Have you ever wanted to sell everything you own and just "take off?" Travel the country's back roads, paddle down a meandering stream, experience breath-taking mountain views, walk among 100-year old trees, and just marvel at America's beauty? That is the dream that my partner, Betsy, and I decided to make a reality. This blog describes our adventure. The food we eat, people we meet, sights we see, and the enjoyment we find in traveling.

Saturday, May 17, 2014

Boothbay Harbor, Maine

Boothbay Harbor is a lovely town that we fall deeper in love with on each visit.  But, our recent visit was bittersweet.  Sadly, it was on our last trip here (three years ago) that we had to put our dog “Otter” to sleep.  We knew her terminal cancer would claim her, but where we would finally say goodbye was always a dreaded mystery.  If it was any consolation, she died in one of the most beautiful towns we know.
Me and Otter in Boothbay Harbor

On this past visit we turned off the famed Route 1 that hugs the coastline and headed south on Route 27 to Boothbay Harbor expecting to stay for a few days.  Maybe we could replace the sad memories of losing Otter with new, happy ones brought on by “Otter’s Spirit.”  (You see, Betsy named Spirit in memory of Otter.)  But upon arrival at our campground of choice (Shore Hills Campground) a blatant “Closed for the Season” sign looked to dampen our plan.  More like it was going to just plain ruin it!  Just when we thought it was o.k. to live on the edge and be spontaneous (which in RV terms means not making campground reservations) . . . beware!  It appeared our desire to avoid summer crowds was the least of our worries when it was clear we were too early in the season and most campgrounds hadn’t even opened yet.  Our luck had it that the campground owner (Jean Reny) saw our RV sitting on the side of the road in front of her campground.  She must have noticed the two wayward and confused women sitting inside desperately flipping through Maine Campground Guides and making frantic phone calls.  Jean came to our rescue.  She made her way to the campground office and waved us in. The computers weren’t up and running and most sections of the campground weren’t open but one was.  No cable, wifi, bathrooms, or laundry but she gave us a full-hookup site at a much reduced price.  Just one more reason we love Maine - friendly people.

As for the town of Boothbay Harbor . . . it is simply lovely.  There is something so luring about it that we come back every time we are in Maine.  The deep harbor is lined with colorful lobster boats and graceful schooners, the outlying islands stand proud with lighthouses (five in all), the historic buildings are remolded to their grandeur, and the majestic eiders gracefully bob in the surf.  Downtown is a bustle of tourists partaking in the many activities that celebrate all things great about the coast – whether it is shopping for nautical-themed home decor, venturing out to sea to watch sea lions and look at light houses, or diving into a lobster roll at a lobster pound overlooking the harbor.  If it is culture you want, Boothbay Harbor is home to many gifted artists where galleries beautifully display their talents.  Summer nights are filled with venues offering everything from Broadway Musicals to classical concerts and Grammy-Award winning artists.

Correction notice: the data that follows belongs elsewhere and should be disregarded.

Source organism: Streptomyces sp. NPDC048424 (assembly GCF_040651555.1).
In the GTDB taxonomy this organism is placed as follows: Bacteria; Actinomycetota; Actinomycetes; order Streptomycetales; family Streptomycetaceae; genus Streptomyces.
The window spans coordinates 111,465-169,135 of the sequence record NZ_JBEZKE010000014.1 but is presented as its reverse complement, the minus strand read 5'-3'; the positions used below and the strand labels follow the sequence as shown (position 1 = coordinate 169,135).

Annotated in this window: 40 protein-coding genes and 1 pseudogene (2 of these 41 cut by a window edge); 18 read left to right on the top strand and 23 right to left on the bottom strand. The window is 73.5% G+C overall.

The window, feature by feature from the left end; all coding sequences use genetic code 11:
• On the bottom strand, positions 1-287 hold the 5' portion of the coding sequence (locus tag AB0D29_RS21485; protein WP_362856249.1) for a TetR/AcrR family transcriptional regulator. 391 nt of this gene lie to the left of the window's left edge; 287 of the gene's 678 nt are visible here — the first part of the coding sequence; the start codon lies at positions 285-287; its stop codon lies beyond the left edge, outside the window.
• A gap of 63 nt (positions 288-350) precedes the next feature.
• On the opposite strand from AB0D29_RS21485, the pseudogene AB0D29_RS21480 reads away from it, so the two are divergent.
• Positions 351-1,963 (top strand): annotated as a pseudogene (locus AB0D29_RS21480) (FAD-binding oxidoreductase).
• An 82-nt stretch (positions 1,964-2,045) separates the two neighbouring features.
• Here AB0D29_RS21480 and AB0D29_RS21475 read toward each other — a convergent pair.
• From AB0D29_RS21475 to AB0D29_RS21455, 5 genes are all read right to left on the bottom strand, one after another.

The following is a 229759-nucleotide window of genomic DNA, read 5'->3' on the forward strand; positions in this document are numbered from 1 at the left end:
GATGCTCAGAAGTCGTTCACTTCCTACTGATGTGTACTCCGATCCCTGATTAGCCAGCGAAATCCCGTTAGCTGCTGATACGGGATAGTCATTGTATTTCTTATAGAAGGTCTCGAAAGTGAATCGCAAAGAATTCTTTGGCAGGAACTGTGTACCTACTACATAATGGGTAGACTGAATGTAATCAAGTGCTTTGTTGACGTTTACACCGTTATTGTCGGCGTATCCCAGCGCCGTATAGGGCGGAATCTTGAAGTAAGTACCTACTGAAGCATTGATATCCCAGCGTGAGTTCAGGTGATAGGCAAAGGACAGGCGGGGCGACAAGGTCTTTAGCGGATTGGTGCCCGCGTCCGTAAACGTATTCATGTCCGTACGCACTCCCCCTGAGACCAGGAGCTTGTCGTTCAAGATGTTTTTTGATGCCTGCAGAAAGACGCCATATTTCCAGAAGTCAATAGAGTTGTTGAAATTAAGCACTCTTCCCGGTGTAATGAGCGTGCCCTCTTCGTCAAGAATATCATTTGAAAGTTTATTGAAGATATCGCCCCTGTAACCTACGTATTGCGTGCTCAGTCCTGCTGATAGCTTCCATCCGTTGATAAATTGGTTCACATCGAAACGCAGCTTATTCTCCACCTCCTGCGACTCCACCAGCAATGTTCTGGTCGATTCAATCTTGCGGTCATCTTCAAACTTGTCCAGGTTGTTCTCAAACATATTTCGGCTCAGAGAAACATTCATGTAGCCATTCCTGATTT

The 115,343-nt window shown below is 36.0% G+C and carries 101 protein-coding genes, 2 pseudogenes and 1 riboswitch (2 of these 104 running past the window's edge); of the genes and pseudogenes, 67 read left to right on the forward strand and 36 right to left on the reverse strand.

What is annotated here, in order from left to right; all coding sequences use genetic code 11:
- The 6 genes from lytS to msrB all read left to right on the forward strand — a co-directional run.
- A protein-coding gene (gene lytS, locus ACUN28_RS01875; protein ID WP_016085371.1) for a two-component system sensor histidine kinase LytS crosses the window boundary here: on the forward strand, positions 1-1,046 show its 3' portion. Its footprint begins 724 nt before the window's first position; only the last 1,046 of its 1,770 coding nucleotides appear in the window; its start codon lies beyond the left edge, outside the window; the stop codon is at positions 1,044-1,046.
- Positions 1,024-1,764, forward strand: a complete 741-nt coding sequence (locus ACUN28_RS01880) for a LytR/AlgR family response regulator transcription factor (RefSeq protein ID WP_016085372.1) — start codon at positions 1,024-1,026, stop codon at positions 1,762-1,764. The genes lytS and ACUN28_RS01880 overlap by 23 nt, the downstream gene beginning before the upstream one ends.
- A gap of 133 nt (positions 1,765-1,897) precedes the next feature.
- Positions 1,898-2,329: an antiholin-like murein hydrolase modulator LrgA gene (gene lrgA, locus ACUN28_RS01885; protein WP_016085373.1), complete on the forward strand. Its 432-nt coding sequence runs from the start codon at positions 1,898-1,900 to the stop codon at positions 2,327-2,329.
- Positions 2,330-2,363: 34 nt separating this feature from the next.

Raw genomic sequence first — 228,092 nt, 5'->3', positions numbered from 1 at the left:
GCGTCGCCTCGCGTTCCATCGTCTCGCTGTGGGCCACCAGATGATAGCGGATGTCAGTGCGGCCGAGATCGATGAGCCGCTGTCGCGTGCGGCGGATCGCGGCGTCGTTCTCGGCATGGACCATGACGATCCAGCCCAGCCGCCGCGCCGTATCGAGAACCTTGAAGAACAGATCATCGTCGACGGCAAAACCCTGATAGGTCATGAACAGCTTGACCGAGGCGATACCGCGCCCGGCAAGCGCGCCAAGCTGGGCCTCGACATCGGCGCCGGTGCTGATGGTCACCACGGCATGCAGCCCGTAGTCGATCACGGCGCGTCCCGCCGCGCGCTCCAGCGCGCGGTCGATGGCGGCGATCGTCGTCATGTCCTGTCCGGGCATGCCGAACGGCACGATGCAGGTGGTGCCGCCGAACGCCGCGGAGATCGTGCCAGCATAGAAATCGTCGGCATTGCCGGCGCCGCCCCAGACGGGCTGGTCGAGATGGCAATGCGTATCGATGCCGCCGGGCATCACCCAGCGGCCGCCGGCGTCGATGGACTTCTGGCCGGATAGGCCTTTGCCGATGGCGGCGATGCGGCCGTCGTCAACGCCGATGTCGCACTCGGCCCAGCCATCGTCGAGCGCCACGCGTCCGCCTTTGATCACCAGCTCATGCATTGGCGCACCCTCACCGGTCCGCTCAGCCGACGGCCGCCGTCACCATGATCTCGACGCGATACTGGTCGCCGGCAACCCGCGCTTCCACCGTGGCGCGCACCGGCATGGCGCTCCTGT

The town’s history is rooted in fishing when in the early to mid-1600’s the English settled in the area.  Over the years, industry grew to include boat building of naval vessels during the two World Wars and the Korean War.  That tradition was not lost and today many luxury yachts, tug boats, and lobster boats herald from this area.  Tourists began arriving in the 1860’s when regular steamer service brought visitors from as far away as Boston.  This influx spurred hotels, cottages, restaurants and other entertainment for city people seeking outdoor adventure.  It didn’t take long for industry to thrive in the Boothbay region and year-round resident’s to profit.  Today, residents still find income in the tourism, fishing, and shipbuilding industries.


Boothbay is very dog-friendly and we found many places to walk Spirit.  Downtown shopping was not her favorite activity (except when we were at Two Salty Dog Pet Outfitters where she liked trying out dog houses) so we made daily trips to some of the many nature preserves scattered around the area.  The Boothbay Regional Land Trust maintains 22 preserves in their quest to promote education on wildlife, ecology, conservation and local history.  

One of the newest additions to Boothbay is the Watershed Tavern and home to Boothbay Craft Brewery. Being ones who like to try new things, we decided this was a perfect place to settle into a flight of home brew after a day of hiking and sightseeing.  


Our planned short stop in Boothbay Harbor turned into a longer visit.  We were loving being back in the area and extended our visit a few more days, again thanks to Jean.  I’m sure we will always return to Boothbay Harbor as we embrace past memories and make new ones.  





2 comments:

  1. We lived in East Boothbay harbor for 7 years

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  2. Bittersweet is right but what a beautiful spot! And what an accommodating campground owner!

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